But the dip is where real growth happens.

It’s where we dig into deeper meaning and develop and we become people of character. It takes discipline and self-control and commitment to stick with something that has become lackluster and mundane. But if you can make it through the dip, you can achieve something that is, in many ways, far more fulfilling than the fleeting excitement of the new.

Mastery is achieved by going deeper, not wider.

Malcolm Gladwell, in his book, Outliers, claims it takes 10,000 hours to become really good at anything. That takes an awful lot of commitment and hard work. If we spent eight hours a day dedicated to that thing, it would still take us 24 years to achieve a level of mastery.

It’s kind of hard for your average American to hold that kind of focus, especially when there are so many electronic distractions and news story sound bites and funny cat videos to distract us. But when you put in not just effort, but effort over time, you become one of the elite. By putting that much time into anything, you will pass your peers. They will have lost interest long before…swimming off with the rest of the goldfish.

In our personal relationships, we can be just as distracted. Our electronic devices, with constant connections via Facebook and Snapchat and text message, allow us to have more “friends” and more connections to other people. With all of this electronic connection, we have wider circles of friends. And yet, our relationships lack depth.

It’s easy to feel lonely when most of our human contact is filtered through an electronic screen and our interactions are limited to the 140 characters of a tweet. Sure, these interactions cater to our dwindling attention spans, but real depth of connection happens over time.

Relationships mellow like fine wine (I know that’s cheesy, but cheese goes really well with wine). Shared experiences and making it through tough times create deep and lasting bonds between people and deeper, more fulfilling relationships. Slogging through the unexciting dips in a relationship when you just want to walk away takes discipline and self-control and commitment (there are those words again).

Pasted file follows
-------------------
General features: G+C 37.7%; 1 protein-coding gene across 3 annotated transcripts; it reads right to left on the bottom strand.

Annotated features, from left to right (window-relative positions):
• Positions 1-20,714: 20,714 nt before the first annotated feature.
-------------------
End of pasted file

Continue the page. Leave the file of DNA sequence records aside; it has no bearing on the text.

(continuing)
Do you think that sweet old couple holding hands in the park, who know each other better than they know themselves, never got bored or frustrated with their relationship? A deep understanding of another person takes at least as long as mastering a skill…that’s years of effort and commitment.

Depth does not happen overnight. It’s a process of ripening, of blooming, of evolving, which cannot be rushed or compressed into fast flashy soundbites.

There’s nothing wrong with exploration, or the thrill seeking adventure of “carpe diem” (or YOLO depending on your generation)—unless it comes at the expense of deeper, meaningful, fulfilling relationships and experiences. Or without the cultivation of integrity, endurance and dedication, of loyalty, faithfulness and commitment, all of which elude the average goldfish.

Searching for fulfillment in the wideness of the world has its place, but so does development of art and skill, so does commitment to hard work and loved ones.

Seek meaning. Seek the profound. Seek substance. Seek depth.


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Author: Alice Jones Webb

Editor: Emily Bartran

Photo: Benson Kua/Flickr